3 Alternatives to Stress and Emotional Eating

3 Alternatives to Stress and Emotional Eating
Eating too much or poorly when you are feeling bored, sad, stressed or angry can become an unhealthy habit. My appetite tends to wane during trying times, but when the trouble is over, often one of the first things I think of is what forbidden food I’ll have as a “treat.” I have used food, bad food as a reward for overcoming difficult obstacles.

Since I am not a stress eater--someone who consumes food in response to feeling overwhelmed or upset--I didn’t think I had a problem in terms of why I sometimes fall off of the good food wagon. I thought it was more of a lack of discipline thing. However, Susan Albers, author of 50 Ways to Soothe Yourself Without Food says anytime you consume food not to relieve hunger but in response to a feeling--even happiness--this is called emotional eating. Feeling good can cause you to overeat because eating helps to extend and hold on to happy feelings.

The goal of Albers book (which I borrowed from the library) is to help readers eliminate food as a main source of comfort by finding comforting and pleasurable substitutes. I was willing to give Albers’ suggestions a try, but I couldn’t help but wonder: what on earth can replace a Quarter Pounder with cheese?

Below are a few of the many great suggestions I’m going to try.

Clear your mind

When you sit on the couch watching a movie and eat an entire bag of potato chips without even realizing it, you are not truly aware of what you are doing. According to Albers, many people eat to simply zone out from the world for awhile. We do this to shut down our thoughts when our minds are overloaded. Fortunately there are healthier ways to cope. One activity Albers suggests is flipping through a magazine. While reading a book requires quite a bit of mental energy, “looking at pictures and scanning through photos is enough to decompress mindlessly and can also absorb nervous energy,” writes Albers.

Put your problems away for awhile

Sometimes we snack to procrastinate. There is a difficult problem or situation that we would rather not deal with, so instead of plunging right into it, we get something to eat first. With the exception of 911 emergencies, many problems can wait until we are ready to deal with them. Instead of using food to stall, Albers recommends using a box to temporarily “store” problems. You can use a ready made box or make the box yourself. Whenever you face a difficulty, write about it and then place the paper into the box until you are ready to deal with the problem. I like this technique as it keeps the problem from being stored in your subconscious where it can wreak all kinds of havoc in addition to overeating.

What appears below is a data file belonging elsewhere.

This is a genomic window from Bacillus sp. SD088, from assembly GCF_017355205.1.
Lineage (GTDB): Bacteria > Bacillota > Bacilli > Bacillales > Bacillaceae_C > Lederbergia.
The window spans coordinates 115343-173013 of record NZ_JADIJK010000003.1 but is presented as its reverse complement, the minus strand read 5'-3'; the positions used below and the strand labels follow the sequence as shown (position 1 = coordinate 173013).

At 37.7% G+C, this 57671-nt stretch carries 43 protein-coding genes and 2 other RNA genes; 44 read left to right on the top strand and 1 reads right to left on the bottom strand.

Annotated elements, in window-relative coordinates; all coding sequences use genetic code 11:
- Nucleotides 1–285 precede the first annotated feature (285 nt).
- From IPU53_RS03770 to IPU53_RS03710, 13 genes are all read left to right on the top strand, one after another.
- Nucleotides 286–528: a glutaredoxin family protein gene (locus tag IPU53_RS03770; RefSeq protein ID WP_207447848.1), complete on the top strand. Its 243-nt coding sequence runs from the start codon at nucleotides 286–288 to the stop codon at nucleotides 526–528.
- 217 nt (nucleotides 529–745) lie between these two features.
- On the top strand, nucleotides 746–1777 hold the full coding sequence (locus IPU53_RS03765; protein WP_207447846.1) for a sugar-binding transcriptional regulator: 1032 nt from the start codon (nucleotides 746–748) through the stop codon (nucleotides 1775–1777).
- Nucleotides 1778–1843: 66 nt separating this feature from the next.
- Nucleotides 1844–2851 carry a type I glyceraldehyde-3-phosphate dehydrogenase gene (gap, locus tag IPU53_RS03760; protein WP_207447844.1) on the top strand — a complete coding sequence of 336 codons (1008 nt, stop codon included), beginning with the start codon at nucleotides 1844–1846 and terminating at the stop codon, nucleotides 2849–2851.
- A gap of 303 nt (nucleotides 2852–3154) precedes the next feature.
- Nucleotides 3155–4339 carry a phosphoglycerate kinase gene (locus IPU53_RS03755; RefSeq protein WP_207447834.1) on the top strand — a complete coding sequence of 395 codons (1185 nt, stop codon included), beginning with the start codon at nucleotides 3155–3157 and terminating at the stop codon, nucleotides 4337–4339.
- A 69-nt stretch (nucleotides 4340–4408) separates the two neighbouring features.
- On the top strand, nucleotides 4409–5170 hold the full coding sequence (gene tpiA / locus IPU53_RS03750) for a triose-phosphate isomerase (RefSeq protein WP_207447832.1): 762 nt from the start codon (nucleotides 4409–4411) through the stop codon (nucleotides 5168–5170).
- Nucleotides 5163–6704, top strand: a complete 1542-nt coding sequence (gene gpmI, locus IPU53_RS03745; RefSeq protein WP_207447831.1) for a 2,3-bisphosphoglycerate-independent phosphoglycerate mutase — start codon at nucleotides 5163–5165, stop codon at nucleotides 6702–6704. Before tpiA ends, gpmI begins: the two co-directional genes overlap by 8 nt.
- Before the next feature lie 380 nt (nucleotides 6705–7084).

Use guided imagery

My current issue is not really with snacking. I’m pretty good about eating mostly fruit and drinking water in between meals. My problem is with premeditated indulgences of the worst kind. Just tonight I was taking an evening walk with my daughter when I thought about going to a favorite fast food restaurant for lunch the following day. Guided imagery is a tool I believe can help me with this problem. You engage in guided imagery when you actively direct your thoughts to a positive image. I like to imagine myself 30 years from now--a graceful older woman, happy, healthy and in great shape.

“Guided imagery has been clinically proven to be a helpful technique for reducing binge eating,” writes Albers. “It works because your mind and your body are intricately connected. When you imagine the feelings and sensations your body would encounter in your visualization, your body responds as if they were really happening.”

What may happen is that you imagine yourself eating. If this happens Albers says to keep the guided imagery going, but change the ending. Imagine yourself walking away from the food and turning instead to a nonfood alternative.

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